Polls show that most Americans don’t like this turn of events one bit—but there it is.

Now consider for a moment a human being who acts like a big corporation or a big bank or a Wall Street trading firm. For starters, this person is dedicated to one thing: making money. That is his (or her) reason for being. And this person will make money legally or illegally, will collude with others to fix prices, turn interest rates to his favor, foreclose mortgages on the victims of his fraud, and amass a fortune doing it.

Greed is his driving force—so much so that this person sells weed killers that he knows are poisonous to human beings as well as weeds. He also goes around causing trouble and fomenting disputes among his neighbors, and then sells them guns and clubs to use on each other.

He runs a restaurant that sells food laced with toxic chemicals. He enslaves people to sew garments and make shoes that he sells at inflated prices. His slaves are exploited and often die because of his uncaring policies.

He owns farms where animals are treated cruelly, the land is poisoned, and waterways are fouled. People get sick and die because of his greed—lots of people.

What would we do to someone like this who lived in our home town? For sure we’d have him arrested, give him a trial, and convict him if the charges are proven. Then we’d give him life in prison or, if he lived in Texas, execute him.

Well, the Supreme Court says corporations are people. Maybe we should start treating them like people.



Walmart has announced it has added 100 new organic products to its shelves this month, according to Stacie McMillan, writing in The Guardian. Target has also announced plans to market organic food.

But do Walmart shoppers, most on tight budgets, want to spend more for organic food? In reality, researchers have found that the poor actually consider organic food more important than the rich. Walmart’s market researchers well know that the poor actually do care about organic.

“The new products will be branded under Wild Oats, a longstanding natural foods brand that Whole Foods bought and then resold in the 2000s. The prices seem low enough to fit the modest shopper’s budget: a can of Whole Foods’ 365 organic corn sells for $1.29 at my local Brooklyn store, but Walmart plans to sell Wild Oats vegetables for 88 cents a can,” McMillan writes.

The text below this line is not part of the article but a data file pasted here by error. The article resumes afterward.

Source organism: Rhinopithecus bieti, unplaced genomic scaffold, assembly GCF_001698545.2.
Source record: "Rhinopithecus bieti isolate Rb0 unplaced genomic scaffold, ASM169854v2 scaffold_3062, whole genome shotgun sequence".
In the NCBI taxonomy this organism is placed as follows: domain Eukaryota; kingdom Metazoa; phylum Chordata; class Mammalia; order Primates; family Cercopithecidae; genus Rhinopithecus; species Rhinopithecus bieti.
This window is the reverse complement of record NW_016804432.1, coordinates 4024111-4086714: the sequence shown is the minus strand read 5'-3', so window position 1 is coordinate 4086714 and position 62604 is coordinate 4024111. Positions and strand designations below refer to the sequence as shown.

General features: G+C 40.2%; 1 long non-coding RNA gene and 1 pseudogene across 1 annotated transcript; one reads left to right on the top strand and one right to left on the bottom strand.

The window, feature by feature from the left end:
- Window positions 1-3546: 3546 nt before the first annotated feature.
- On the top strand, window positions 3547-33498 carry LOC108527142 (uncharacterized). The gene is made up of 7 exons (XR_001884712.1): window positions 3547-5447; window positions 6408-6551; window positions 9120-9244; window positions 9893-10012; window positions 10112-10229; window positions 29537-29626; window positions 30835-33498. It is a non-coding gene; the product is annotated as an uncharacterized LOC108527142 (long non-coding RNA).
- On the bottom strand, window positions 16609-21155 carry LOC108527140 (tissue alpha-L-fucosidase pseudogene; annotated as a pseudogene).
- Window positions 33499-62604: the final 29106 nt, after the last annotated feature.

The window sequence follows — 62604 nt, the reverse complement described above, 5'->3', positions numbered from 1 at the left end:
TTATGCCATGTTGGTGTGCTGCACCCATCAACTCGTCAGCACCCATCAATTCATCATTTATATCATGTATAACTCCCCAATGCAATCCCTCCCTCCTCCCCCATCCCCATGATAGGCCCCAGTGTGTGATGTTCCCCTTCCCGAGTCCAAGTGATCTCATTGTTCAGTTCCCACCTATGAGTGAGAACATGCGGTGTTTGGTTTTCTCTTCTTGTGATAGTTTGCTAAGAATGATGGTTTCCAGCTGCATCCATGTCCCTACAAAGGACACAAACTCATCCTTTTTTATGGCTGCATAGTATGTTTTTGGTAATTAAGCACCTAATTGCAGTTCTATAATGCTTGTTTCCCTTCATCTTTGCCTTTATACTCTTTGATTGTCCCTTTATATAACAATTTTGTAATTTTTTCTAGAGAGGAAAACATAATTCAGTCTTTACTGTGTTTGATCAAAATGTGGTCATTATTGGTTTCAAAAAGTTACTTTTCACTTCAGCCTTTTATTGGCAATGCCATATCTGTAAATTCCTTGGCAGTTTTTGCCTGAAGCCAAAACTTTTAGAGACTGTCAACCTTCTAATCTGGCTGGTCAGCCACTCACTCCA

For families that work hard yet still need food stamps to pay for food, Walmart’s program offers something new: an organic option they can afford.



Eve Andrews, writing in Grist, has a different take on Walmart’s program than Ms. McMillan. Here’s what she has to say, in part:

“At first blush, this appears to be great news. Cheaper, more accessible organic food-–isn’t that one of the prerequisites for the kind of healthy food system we’ve all been waiting for?

“’We’re removing the premium associated with organic groceries,’ said Jack L. Sinclair, executive vice president of Walmart U.S.’s grocery division. The Wild Oats organic products will be priced the same as similar nonorganic brand-name goods.

“If that sounds suspicious to anyone familiar with organic growing practices, it should. We spoke with Coach Mark Smallwood, executive director of the Rodale Institute in Maxatawny, Pennsylvania, about how Walmart could manage to offer such low prices, and what that might mean for organic farmers across the country. Smallwood explains that the concept of a premium associated with organic food is misleading, because the price of an organic good reflects the true cost of its production.

“’The issue is that there aren’t the subsidies available to organic farmers that there are [for conventional farmers.] So there’s a question in my mind about how Walmart is going to pull this off and be able to make profit,’ Smallwood said. ‘And for them to even come out and make that statement before they’ve started is a huge question mark. Somebody’s going to have to pay, and my hope is that it’s not the organic farmer.

“’The potential is there for [organic farmers] to be treated very well, and paid handsomely for the wonderful artisan stewardship of the planet,’ Smallwood says. ‘What is that worth to Walmart? We’re going to find out.’”